From School Library Journal
Gr 3-4–Fourth-grader Rolly Maloo is pretty and intelligent but she fears she is not smart enough to win a coveted spot in a math competition. She uses her popularity to win the allegiance of Jenna Lee, who is smarter but in much lower social and economic strata. During the important test, the in-crowd gets the answers they need, and Jenna gets caught. Who is the cheater? Rolly and her friend Patty had manipulated her, and Jenna capitulated to their demands. Complicating matters are the mothers of the popular girls. Grown-up Queen Bees themselves, they are PTO powerhouses spying from the copy room and demanding action from the principal, who just wants the situation to go away. The true heroes are the other social outcasts, Shorn and Hugo (who tell what they know), and the kids' kind and fair teacher, Mrs. Pie. She cracks the case with deductive reasoning, handwriting analysis, and some very interesting “push-back” on Principal Young's efforts to appease the parents. Wong's inclusion of school administration and “helicopter” parents makes this morality play a painfully accurate portrayal of elementary school political and social dynamics. The characterizations are spot-on, and Buttler's frequent graphic-novel-style artwork and dialogue balloons emphasize reactions and emotions. The easy-reading level and heavy use of illustrations may attract an audience not prepared for the moral ambiguity displayed by the adult characters, but the story is one worth telling.–Lisa Egly Lehmuller, St. Patrick's Catholic School, Charlotte, NCα(c) Copyright 2010. Library Journals LLC, a wholly owned subsidiary of Media Source, Inc. No redistribution permitted.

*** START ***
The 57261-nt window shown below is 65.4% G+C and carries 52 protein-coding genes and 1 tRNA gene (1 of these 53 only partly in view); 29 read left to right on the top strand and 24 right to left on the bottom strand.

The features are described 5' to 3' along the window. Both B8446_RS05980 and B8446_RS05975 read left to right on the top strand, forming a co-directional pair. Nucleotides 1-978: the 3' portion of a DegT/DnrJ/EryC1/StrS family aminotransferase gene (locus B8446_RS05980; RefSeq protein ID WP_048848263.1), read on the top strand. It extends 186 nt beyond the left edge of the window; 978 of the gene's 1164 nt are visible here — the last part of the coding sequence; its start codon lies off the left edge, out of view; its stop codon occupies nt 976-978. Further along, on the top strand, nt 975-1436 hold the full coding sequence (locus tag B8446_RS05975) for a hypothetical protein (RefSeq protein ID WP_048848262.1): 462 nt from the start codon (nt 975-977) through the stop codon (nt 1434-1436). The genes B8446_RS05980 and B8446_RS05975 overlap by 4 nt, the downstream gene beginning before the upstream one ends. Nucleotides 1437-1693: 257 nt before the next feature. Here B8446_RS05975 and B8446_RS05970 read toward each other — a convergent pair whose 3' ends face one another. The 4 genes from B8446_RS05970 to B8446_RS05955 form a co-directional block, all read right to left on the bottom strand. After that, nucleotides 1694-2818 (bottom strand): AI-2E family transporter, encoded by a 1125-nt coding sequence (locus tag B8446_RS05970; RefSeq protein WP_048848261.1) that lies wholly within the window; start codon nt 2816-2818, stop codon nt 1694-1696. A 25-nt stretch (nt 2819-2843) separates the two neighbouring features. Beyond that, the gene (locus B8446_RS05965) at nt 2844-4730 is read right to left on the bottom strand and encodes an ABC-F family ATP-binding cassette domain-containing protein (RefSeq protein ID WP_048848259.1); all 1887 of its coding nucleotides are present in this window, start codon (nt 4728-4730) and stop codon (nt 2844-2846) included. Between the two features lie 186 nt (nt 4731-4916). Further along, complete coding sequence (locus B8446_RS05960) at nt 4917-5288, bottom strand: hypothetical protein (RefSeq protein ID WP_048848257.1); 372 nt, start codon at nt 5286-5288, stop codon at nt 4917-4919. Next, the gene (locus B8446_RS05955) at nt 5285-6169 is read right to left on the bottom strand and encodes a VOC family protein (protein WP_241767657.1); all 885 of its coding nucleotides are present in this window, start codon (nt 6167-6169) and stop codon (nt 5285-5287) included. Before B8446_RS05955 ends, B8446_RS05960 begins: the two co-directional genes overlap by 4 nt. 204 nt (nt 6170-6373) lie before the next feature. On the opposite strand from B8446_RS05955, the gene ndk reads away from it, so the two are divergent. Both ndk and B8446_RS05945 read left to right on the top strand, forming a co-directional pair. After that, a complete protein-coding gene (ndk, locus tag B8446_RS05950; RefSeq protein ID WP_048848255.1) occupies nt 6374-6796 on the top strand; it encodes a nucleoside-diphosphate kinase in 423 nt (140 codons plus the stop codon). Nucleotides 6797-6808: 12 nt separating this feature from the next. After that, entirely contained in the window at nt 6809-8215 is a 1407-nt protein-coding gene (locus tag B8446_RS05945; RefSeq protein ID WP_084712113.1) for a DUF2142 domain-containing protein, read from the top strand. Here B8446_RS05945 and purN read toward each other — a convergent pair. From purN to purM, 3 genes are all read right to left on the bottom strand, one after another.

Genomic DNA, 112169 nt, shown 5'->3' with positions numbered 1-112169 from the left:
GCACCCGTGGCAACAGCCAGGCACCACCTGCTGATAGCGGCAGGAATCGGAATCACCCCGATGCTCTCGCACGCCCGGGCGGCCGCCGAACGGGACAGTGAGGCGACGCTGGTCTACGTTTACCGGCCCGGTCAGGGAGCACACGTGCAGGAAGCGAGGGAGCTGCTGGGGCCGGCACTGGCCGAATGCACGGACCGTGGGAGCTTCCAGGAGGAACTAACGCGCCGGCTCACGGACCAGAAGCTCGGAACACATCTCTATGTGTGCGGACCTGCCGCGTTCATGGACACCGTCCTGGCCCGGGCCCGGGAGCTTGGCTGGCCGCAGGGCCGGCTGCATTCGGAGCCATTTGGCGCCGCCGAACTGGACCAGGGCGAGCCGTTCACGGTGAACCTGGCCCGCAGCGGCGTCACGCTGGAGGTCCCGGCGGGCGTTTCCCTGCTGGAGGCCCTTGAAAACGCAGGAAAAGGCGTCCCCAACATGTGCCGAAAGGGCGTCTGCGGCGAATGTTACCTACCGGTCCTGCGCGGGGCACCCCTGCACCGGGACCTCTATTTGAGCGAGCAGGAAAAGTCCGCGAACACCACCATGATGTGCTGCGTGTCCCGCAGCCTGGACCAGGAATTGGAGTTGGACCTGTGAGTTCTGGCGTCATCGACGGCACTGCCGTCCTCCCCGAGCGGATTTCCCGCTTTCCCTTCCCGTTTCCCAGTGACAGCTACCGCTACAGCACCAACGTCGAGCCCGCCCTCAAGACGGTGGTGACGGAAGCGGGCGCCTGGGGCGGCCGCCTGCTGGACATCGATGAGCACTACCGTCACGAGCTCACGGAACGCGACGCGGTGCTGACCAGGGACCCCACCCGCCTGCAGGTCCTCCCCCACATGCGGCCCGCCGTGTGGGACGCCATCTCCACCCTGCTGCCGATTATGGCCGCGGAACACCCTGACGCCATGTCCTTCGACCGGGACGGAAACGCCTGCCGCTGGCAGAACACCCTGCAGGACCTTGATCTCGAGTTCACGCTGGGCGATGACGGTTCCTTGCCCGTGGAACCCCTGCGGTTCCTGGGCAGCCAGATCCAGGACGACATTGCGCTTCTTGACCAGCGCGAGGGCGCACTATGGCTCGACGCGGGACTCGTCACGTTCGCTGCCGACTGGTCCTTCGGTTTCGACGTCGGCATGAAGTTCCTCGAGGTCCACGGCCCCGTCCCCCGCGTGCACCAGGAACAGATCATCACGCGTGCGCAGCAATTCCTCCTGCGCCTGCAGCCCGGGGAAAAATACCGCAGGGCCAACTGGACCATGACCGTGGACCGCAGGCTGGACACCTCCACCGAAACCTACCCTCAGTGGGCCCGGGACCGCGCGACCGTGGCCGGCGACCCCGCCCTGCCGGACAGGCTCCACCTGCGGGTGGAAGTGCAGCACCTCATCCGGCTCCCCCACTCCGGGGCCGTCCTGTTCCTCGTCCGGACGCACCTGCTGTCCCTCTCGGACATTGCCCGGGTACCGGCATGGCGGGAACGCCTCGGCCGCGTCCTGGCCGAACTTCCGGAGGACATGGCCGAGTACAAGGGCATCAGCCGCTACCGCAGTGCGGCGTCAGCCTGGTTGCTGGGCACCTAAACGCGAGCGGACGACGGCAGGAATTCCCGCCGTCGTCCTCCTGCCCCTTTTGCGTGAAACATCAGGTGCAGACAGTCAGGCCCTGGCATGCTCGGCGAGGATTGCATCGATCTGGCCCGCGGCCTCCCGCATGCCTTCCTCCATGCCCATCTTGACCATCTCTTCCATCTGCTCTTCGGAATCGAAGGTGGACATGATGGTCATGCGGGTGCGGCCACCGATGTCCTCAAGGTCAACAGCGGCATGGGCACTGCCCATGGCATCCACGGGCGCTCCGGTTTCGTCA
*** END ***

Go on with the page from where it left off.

Rolly is the most popular girl in fourth grade. So why does she suddenly invite Jenna over? Is it because Jenna gets perfect scores on math tests? Should Jenna help Rolly cheat? Wong writes in the alternating voices of Jenna and Rolly, as well as their classmates, teachers, and parents, and it is sometimes hard to keep track of who is speaking. Still, the prose narratives, along with the pencil and digital illustrations that are sometimes laid out in comic-style panels, nicely express the characters' thoughts and feelings, alone and in the classroom. The story culminates during a math test when Rolly throws a small paper ball to Jenna with a question (“What is # 8?”), and Jenna overcomes her hesitation and throws back the answer. The teacher is busy reading her e-mail, but other kids see what is happening. Or do they? Rumors fly, and in one stand-out picture, trendy mothers babble on their cell phones in the supermarket with wild stories about Jenna's guilt. Middle-grade readers will be easily caught up in the cheating drama. Grades 2-4. --Hazel Rochman
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